OBJECTIVE: To determine total body weight change occurring in women at mid-life, specifically with respect to occurrence of menopause and use of estrogen. DESIGN: Retrospective analysis of body weight measurements accumulated in two cohorts of healthy women participating in studies of skeletal metabolism. SUBJECTS: Cohort 1: 191 healthy nuns enrolled in a prospective study of osteoporosis risk, aged 35-45 in 1967; cohort 2: 75 women aged 46 or older and still menstruating, enrolled in 1988 in a study of bone cell dynamics across menopause. Roughly one-third of each group received hormone replacement after menopause. MEASUREMENTS: Body weight and height, age, menstrual status and use of estrogen replacement. Cohort 1: 608 measurements at 5 y intervals spanning a period from 17 y before to 22 y after menopause; cohort 2: 1180 measurements at 6-month intervals spanning a period from 5 y prior to 5 y after menopause. RESULTS: In cohort 1 weight rose as a linear function of age (both chronological and menopausal), both before and after cessation of ovarian function, at a rate of ∼0.43% y-1. Neither the menopausal transition nor the use of estrogen had an appreciable effect on this rate of gain. In cohort 2 the rate of gain seemed to diminish slightly at menopause. As with cohort 1, hormone replacement (or its absence) had no appreciable effect on weight. CONCLUSIONS: The long-term, total body weight trajectory at mid-life is not influenced appreciably by either cessation of ovarian function or by hormone replacement.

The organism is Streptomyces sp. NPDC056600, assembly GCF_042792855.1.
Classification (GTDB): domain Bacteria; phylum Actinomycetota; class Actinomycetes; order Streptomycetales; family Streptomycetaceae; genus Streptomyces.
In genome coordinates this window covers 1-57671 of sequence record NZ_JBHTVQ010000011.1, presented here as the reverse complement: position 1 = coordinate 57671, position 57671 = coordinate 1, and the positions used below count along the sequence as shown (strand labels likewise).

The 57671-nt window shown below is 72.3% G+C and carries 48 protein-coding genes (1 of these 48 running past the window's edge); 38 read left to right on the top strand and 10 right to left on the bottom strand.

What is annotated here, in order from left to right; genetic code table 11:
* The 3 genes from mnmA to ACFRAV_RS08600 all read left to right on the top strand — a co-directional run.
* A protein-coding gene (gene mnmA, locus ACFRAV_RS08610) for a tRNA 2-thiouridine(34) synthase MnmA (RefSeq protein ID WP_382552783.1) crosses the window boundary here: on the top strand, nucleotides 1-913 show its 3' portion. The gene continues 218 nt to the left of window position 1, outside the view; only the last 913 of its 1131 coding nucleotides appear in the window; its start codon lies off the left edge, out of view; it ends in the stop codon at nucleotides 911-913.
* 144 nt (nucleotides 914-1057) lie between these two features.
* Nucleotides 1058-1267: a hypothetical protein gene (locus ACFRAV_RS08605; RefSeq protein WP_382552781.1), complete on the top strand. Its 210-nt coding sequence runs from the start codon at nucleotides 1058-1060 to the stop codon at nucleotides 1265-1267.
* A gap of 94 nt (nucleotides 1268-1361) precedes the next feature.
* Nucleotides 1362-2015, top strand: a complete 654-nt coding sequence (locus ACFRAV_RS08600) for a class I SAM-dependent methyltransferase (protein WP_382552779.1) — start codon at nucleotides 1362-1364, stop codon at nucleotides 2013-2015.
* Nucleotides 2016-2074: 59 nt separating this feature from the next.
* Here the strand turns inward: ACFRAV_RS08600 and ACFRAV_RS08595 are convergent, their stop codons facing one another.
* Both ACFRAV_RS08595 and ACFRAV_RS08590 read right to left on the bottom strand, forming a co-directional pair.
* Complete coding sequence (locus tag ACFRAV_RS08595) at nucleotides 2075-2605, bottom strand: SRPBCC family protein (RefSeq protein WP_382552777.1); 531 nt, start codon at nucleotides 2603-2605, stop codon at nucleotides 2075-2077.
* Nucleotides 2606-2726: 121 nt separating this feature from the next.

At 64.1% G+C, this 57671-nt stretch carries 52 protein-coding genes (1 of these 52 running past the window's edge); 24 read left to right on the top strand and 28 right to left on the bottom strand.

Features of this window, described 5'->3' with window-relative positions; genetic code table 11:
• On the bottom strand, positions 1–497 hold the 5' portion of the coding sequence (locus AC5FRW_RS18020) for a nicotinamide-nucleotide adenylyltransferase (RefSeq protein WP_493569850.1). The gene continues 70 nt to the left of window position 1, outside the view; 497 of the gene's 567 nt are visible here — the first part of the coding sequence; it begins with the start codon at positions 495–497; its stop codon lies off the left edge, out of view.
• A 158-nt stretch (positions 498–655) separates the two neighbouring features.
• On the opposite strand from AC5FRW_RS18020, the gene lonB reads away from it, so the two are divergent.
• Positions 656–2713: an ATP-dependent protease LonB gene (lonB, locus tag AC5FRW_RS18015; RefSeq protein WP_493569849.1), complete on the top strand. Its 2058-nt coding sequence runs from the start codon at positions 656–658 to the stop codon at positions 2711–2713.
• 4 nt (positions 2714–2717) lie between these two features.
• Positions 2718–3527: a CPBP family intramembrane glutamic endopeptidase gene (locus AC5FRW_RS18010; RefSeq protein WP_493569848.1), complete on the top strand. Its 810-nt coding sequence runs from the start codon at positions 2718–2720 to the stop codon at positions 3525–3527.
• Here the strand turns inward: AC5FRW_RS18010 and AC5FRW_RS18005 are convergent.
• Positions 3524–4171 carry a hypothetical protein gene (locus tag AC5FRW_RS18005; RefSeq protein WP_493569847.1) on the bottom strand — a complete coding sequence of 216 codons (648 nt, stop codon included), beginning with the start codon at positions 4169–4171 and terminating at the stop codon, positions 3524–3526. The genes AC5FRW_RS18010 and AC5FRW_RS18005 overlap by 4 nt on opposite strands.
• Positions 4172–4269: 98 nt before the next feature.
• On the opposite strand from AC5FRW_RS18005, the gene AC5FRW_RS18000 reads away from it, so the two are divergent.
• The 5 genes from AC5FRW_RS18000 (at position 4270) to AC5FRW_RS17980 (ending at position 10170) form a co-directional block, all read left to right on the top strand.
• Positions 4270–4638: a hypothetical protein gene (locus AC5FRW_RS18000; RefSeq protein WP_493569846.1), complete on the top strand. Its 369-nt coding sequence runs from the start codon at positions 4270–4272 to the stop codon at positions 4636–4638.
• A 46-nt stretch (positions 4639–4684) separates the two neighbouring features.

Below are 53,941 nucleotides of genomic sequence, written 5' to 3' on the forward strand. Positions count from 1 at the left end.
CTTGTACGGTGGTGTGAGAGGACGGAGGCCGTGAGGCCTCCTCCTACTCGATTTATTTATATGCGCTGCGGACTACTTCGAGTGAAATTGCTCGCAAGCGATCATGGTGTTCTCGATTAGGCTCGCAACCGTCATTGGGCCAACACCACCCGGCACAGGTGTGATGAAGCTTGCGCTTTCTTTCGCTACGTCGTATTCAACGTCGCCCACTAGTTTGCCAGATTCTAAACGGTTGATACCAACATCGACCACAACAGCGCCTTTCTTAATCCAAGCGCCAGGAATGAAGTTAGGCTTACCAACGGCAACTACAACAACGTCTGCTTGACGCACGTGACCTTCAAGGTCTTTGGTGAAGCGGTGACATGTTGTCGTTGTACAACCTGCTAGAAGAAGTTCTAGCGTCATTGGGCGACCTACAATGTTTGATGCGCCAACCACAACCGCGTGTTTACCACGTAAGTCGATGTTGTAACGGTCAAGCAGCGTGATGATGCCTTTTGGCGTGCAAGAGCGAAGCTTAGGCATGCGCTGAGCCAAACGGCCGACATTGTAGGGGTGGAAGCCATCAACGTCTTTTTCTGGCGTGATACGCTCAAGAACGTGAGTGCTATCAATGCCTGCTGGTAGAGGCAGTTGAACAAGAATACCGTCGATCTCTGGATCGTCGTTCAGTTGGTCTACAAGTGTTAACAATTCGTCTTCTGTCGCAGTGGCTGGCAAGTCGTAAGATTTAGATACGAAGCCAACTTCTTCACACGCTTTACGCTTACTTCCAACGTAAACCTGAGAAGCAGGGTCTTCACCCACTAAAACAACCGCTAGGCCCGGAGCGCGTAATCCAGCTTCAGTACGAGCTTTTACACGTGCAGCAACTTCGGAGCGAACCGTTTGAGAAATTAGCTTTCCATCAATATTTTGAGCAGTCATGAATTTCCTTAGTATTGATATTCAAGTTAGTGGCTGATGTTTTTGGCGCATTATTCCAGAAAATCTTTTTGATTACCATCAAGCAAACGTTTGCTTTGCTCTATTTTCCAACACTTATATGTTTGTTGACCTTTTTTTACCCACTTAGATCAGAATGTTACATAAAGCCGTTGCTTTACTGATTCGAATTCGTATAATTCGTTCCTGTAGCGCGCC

All Science Journal Classification (ASJC) codes
- Medicine (miscellaneous)
- Endocrinology, Diabetes and Metabolism
- Nutrition and Dietetics